Condition category
Injury, Occupational Diseases, Poisoning
Date applied
16/03/2010
Date assigned
26/04/2010
Last edited
22/07/2013
Prospective/Retrospective
Retrospectively registered
Overall trial status
Completed
Recruitment status
No longer recruiting

Plain English Summary

Not provided at time of registration

Trial website

Contact information

Type

Scientific

Primary contact

Mr Russell Coppack

ORCID ID

Contact details

Rehabilitation Division
Defence Medical Rehabilitation Centre
Headley Court
Epsom
KT18 6JW
United Kingdom
+44 (0)7717 212036
russ.coppack916@mod.uk

Additional identifiers

EudraCT number

ClinicalTrials.gov number

Protocol/serial number

0603/40

Study information

Scientific title

An exercise protocol for the prevention of acute anterior knee pain (AKP) in military recruits undergoing phase 1 training: a single-blind cluster randomised controlled trial

Acronym

Study hypothesis

A targeted exercise intervention will result in a statistically significant reduction in the incidence of acute anterior knee pain (AKP), compared to non-intervention controls, in recruits undergoing phase 1 training.

Ethics approval

Ministry of Defence (MOD) Personnel Research Ethics Committee approved on the 10th February 2006 (ref: 0603/40)

Study design

Single-blind cluster randomised controlled trial

Primary study design

Interventional

Secondary study design

Randomised controlled trial

Trial setting

Other

Trial type

Prevention

Patient information sheet

Not available in web format, please use the contact details below to request a patient information sheet

Condition

Anterior knee pain (AKP)/patellofemoral pain syndrome (PFPS)

Intervention

Injury prevention intervention:
The intervention group will undertake the existing common military training syllabus and the AKP preventative exercise protocol. This protocol will centre on the following components of training:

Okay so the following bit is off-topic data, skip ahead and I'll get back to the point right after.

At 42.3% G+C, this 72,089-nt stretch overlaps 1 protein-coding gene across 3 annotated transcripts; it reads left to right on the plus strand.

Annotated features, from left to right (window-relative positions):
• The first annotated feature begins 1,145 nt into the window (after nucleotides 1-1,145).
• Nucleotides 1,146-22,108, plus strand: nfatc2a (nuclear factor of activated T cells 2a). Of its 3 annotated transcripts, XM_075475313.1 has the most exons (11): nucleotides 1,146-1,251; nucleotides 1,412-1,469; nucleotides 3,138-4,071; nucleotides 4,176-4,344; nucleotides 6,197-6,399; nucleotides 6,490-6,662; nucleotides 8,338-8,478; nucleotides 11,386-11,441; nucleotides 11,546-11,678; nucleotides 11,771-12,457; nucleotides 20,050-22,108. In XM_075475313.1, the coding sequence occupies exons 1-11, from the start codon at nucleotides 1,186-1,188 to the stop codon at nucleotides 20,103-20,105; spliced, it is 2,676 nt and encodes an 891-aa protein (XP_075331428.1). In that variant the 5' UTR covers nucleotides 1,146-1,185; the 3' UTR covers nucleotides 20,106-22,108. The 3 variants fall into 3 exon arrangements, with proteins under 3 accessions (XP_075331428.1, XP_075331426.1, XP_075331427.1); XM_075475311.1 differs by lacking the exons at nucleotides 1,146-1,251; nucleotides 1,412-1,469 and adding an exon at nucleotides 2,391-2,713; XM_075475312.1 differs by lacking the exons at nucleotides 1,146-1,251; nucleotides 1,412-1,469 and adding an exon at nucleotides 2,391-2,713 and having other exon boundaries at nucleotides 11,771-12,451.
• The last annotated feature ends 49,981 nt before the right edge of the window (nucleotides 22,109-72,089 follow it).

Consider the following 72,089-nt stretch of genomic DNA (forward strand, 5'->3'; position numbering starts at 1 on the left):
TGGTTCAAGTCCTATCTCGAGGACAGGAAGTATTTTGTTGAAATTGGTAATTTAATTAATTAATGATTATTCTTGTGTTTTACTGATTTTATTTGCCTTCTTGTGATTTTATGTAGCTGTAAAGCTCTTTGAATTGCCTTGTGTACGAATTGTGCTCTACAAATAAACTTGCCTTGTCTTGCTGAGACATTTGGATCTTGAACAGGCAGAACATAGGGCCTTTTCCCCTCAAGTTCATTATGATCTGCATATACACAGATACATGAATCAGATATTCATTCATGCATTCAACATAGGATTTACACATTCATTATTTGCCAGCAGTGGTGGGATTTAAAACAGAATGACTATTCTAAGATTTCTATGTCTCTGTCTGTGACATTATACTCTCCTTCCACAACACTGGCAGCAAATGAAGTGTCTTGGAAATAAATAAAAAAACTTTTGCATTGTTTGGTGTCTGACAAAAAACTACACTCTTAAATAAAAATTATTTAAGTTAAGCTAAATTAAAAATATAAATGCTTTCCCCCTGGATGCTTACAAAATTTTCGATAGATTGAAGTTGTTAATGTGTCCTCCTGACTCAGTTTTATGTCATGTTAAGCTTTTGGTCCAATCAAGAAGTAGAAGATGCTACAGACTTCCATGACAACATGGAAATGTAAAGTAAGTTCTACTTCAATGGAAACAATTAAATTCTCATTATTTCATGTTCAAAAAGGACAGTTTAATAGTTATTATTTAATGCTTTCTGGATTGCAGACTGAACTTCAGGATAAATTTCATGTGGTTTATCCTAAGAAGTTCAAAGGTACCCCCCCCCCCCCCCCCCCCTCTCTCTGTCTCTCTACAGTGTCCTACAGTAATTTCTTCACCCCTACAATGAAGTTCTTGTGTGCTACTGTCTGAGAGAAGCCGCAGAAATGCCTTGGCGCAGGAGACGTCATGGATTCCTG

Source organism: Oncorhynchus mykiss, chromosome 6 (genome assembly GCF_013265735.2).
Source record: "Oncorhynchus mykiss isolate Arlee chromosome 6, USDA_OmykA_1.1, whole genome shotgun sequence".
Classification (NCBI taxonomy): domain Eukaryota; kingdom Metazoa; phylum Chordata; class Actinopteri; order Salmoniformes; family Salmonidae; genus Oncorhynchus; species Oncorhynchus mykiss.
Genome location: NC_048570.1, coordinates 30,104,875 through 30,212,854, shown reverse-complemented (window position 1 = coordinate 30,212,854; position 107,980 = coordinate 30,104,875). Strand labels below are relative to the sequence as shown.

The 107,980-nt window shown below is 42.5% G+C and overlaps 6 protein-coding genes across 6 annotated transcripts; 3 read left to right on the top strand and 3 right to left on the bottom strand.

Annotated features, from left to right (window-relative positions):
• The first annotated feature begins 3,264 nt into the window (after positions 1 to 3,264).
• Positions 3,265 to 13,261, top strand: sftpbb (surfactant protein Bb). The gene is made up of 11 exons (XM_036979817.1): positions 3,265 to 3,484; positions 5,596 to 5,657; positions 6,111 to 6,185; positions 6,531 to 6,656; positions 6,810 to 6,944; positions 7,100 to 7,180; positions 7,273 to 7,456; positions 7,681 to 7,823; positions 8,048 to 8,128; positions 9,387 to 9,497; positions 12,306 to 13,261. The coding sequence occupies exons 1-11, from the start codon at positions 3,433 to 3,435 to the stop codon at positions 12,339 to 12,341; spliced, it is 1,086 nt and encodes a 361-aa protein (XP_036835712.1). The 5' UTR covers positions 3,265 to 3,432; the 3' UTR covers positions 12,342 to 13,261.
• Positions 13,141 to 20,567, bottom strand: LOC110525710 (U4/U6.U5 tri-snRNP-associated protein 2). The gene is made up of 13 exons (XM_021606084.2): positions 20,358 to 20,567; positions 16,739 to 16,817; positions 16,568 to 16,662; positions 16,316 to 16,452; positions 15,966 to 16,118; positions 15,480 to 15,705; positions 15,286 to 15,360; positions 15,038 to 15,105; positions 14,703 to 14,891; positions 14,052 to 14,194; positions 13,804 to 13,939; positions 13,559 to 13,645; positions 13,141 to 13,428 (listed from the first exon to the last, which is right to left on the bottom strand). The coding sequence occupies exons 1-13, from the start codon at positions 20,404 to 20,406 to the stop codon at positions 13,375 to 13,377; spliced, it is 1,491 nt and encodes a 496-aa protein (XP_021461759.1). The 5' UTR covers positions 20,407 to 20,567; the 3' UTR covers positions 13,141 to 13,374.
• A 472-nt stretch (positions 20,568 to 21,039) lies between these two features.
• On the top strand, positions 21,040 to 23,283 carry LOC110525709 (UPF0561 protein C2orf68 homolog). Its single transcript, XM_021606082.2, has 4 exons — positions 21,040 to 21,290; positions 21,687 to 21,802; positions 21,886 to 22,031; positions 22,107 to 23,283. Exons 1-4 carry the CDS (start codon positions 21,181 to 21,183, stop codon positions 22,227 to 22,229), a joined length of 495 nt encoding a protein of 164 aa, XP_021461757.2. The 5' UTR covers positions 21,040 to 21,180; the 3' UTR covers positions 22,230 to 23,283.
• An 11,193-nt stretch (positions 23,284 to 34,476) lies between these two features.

1. Quadriceps, hamstrings, gastrocnemius and iliotibial band (ITB) muscle stretching
2. Quadriceps, vastus medialis oblique (VMO) open and closed kinetic chain strengthening
3. Gluteal muscle strengthening

The intervention will be completed on average 7 times per week during the warm-up and warm-down of each scheduled physical training period.

Control group programme:
The control group will complete the same common military syllabus with existing 'general' warm-up and warm-down exercises.

'Time exposed' to training, in both the intervention and control arms of the study, was defined as the length of time an individual spent in training with his or her original training group free of AKP. Patients were thus censored at the point they were removed from training (various time-points through the 14-week training period). Participants who successfully completed training with their original troop were censored at the point of exit (14 weeks). There was no follow-up after the 14-week point.

Intervention type

Other

Phase

Not Applicable

Drug names

Primary outcome measures

Incident case of AKP occuring during the 14-week period of phase 1 training

Secondary outcome measures